Penny Becker, a research scientist overseeing the Columbia Basin pygmy rabbit recovery effort for the Washington State Department of Fish and Wildlife is pleased with the 40 percent survival rate of the rabbits released through a breeding program that brought in rabbits from surrounding states, according to an article in the Seattle Times.
That 40 percent survival rate compares to a survival rate of 10 percent for wildlife pygmy rabbits in Oregon, and 22 percent for wild pygmy rabbits in Idaho, the article says. The population was listed as federally endangered in 2003.
Read the entire story in the Seattle Times, here.
Photo: pygmy rabbit, perhaps in Idaho. Courtesy of the Bureau of Land Management.
The New York State Department of Environmental Conservation is seeking cottontail rabbit heads from hunters east of the Hudson River. The eastern cottontail is almost identical in appearance to the imperiled New England cottontail. The only sure way to tell the two rabbit species apart is by sampling DNA or looking at the shape of the skull. The collected heads will allow both.
To gather more information about the distribution of the New England cottontail in the state, as well as possibly turning up the once widespread Appalachian cottontail (S. obscurus), the NYS DEC is turning to rabbit hunters in Westchester, Putnam, Dutchess, Columbia or Rensselaer County, or in the Sterling Forest State Park in Orange County to contribute the heads from their prey.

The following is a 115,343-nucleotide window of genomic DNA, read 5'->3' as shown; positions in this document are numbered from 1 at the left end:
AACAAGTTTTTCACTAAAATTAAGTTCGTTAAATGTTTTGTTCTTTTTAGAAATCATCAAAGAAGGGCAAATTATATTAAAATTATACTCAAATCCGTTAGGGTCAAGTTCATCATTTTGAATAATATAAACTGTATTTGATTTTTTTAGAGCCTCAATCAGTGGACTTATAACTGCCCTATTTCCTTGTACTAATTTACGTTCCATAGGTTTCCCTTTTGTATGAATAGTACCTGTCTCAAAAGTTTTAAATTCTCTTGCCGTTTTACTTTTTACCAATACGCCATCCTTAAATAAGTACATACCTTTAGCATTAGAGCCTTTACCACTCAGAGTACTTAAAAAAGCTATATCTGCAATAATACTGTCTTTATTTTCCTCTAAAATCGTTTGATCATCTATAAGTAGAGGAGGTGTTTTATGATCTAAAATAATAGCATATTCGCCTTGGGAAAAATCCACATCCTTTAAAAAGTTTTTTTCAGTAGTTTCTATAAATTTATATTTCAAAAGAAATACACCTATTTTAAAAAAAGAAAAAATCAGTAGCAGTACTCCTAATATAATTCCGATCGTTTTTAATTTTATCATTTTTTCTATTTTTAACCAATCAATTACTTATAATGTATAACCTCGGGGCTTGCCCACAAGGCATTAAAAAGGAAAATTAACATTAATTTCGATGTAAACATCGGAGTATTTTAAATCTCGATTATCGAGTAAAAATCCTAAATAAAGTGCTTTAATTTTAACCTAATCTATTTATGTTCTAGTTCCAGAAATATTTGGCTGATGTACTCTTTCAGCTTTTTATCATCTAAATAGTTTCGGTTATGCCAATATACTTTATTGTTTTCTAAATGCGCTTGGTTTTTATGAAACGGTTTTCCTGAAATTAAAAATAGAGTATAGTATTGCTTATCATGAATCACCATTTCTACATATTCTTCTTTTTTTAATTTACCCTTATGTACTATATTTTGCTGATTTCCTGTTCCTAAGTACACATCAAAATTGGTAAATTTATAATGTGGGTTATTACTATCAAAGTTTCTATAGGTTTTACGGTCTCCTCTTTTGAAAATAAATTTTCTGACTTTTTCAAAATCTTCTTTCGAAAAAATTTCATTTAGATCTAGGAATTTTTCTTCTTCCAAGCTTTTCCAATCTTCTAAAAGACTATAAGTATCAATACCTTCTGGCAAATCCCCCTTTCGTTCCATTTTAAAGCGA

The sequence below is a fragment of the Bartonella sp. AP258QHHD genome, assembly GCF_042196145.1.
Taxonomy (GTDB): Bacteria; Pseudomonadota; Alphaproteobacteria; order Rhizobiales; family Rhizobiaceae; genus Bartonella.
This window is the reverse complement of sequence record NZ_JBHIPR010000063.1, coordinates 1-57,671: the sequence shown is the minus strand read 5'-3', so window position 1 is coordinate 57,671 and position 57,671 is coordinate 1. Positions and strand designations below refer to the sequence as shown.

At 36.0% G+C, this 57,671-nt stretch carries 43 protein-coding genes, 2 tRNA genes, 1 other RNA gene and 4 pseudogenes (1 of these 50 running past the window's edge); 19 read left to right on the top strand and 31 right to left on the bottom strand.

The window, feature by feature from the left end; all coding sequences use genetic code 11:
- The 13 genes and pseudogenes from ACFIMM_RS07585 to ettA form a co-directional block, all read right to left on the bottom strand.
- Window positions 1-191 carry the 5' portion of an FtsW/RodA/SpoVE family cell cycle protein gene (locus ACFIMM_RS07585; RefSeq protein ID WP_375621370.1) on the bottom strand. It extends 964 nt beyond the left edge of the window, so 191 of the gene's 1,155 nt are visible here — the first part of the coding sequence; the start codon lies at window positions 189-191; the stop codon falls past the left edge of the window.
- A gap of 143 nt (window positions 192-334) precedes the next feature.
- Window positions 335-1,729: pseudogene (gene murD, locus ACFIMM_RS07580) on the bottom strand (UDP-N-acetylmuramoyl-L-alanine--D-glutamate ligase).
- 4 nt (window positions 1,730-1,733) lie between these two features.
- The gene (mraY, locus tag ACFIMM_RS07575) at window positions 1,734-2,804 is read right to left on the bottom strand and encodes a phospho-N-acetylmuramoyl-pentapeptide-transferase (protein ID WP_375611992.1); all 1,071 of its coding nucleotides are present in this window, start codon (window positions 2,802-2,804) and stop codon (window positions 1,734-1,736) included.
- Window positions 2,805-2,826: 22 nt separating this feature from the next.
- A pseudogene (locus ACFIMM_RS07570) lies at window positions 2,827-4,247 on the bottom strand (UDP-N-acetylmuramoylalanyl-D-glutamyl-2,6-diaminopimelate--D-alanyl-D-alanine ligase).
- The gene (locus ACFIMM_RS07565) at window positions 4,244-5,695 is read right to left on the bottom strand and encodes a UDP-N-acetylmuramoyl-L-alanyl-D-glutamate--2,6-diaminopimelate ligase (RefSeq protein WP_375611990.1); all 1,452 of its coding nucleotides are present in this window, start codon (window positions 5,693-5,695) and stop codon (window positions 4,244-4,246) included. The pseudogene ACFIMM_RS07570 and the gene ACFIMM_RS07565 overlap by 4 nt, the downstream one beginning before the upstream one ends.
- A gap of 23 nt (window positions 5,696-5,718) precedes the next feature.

More information is available on the NYS DEC New England cottontail survey web page, here.
You can keep an eye out for the extremely short notice in the DEC’s Field Notes newsletter, here. It is in the Nov. 30 edition, which wasn’t posted yet when this went on-line.
Photo: A New England cottontail, source unknown.
Last autumn, nine New England cottontails bred in captivity at the Roger Williams Park Zoo in Rhode Island were released inside a predator-proof fence enclosing one acre of the Ninigret National Wildlife Refuge, also in Rhode Island.
You can read all about the New England cottontail captive breeding program in the Association of Zoos and Aquariums blog wildexplorer.org. Find the article here.
In Massachusetts, MassWildlife has been collecting roadkilled cottontails and cottontail skulls since 2010 to figure out how many and where the two species of cottontails are in the state. Out of the 500 specimens received, about 10 percent have been New England cottontails and several new populations have been uncovered.
MassWildlife would like to have more samples from the western part of the state, and hopes to reach sportsmen, highway department workers, animal control officers, and other interested citizens with their plea.
More info about the program is available in the April 2012 edition of MassWildlife News, which was not on line at press time. But do check for it here.(Info from the program from last year is available here.)